ACH Foam Technologies Solves the Rigid Insulation Water Absorption Equation Fri, 12 Jan 2018 20:23:08 +0000 Continue reading ]]> By: John Cowan, Regional Sales Manager

There are several things I think we can all agree upon about rigid insulation. Performance in the field is more important than laboratory results. Stability and long-term performance of R-Values outweighs the published R-Value of the product by the manufacturer.

Until now, laboratory testing for water absorption of molded polystyrene indicated a higher water absorption rate than XPS. Recently completed laboratory tests indicates the maximum volume water absorption of molded polystyrene is 0.3%! Tests done prior to this did not take into account a drying period following the wetting period of the product.

0.3 Water Absorption

ASTM C 272 testing methods were used followed by a 24-hour drying period before measuring water absorption by volume. The 0.3 maximum absorption by volume is the same as XPS. R-Value tests were performed on samples of XPS and Polyiso obtained from major industry suppliers. The samples of XPS and Polyiso were tested periodically for R-Values over the next 3 years. The samples were tested at both 40 and 75 degrees at an accredited lab.

At 75 degrees all three Polyiso samples tested were below the published LTTR of 5.6 after 1-½ years. At 40 degrees the Polyiso actually had an R-Value less than at 75 degrees! The XPS samples were below the published R-Value of 5.0 within a month of testing. The XPS samples continued to decline in R-Value for the next several years. Compare this to the stability of the R-Value of molded polystyrene.

When you look at all the advantages of ACH Foam Technologies’ Foam-Control® PLUS+® architectural insulation: recycle content, the availability of a variety of sizes (1/2” up to 36” plus a variety of lengths & widths), stable R-Value, and costs savings up to 30%, Foam-Control® PLUS+® is the clear choice of rigid insulation.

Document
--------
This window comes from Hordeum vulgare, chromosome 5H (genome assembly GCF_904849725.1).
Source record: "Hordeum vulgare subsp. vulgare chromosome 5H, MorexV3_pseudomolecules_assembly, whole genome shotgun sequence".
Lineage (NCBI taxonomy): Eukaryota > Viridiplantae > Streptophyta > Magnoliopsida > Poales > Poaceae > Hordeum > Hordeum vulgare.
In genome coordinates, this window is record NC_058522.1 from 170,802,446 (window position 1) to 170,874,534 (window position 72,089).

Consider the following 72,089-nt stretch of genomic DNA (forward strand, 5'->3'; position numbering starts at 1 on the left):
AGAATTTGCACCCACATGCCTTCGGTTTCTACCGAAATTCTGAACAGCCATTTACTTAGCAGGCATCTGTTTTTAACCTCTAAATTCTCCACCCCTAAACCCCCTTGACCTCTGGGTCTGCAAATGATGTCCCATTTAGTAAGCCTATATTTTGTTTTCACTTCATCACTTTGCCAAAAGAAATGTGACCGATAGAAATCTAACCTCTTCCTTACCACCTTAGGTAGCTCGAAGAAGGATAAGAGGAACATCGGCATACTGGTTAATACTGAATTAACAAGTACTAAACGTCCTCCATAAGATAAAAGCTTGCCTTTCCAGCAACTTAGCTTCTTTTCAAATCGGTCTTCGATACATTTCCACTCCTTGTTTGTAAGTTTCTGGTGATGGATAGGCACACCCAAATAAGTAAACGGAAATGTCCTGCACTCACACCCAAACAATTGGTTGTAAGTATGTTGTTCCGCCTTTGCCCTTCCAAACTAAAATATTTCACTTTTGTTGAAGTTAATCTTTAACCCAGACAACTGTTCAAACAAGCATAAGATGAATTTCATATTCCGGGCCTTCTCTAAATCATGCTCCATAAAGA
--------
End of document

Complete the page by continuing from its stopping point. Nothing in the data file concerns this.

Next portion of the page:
]]> 0
FAKE NEWS: Are Published R-Values for Polyiso and XPS Insulation Real or Fake? Wed, 13 Dec 2017 21:24:23 +0000 Continue reading ]]> By: Dale Mullikin, Sales Representative – Architectural Products

newspaper magnifying glass

It can be hard to know what is real or what is fake. If it is published somewhere it seems to be accepted as real. If a manufacturer produces a Tech Data sheet then it must be true. Is that the case? In the insulation world that seems to be the only thing designers and owners have to make the decision on what insulation to specify or purchase for their projects. Product Tech Data sheets seem to be the only source for R-Values when it comes to insulation. Tech Data sheets use ASTM standards that give us tests/methods for measuring R-value but are they real world values? ASTM standards are used by all insulation manufactures for quality control purposes to guide their process and to hold them accountable. These standards were never intended to be used for long term performance of the insulation.

What happens to insulation R-Values when they have been in service for three years or fifteen years? What happens when insulation gets wet? What happens in freeze/thaw environments? Do the ASTM tests cover these variables? The answer is NO!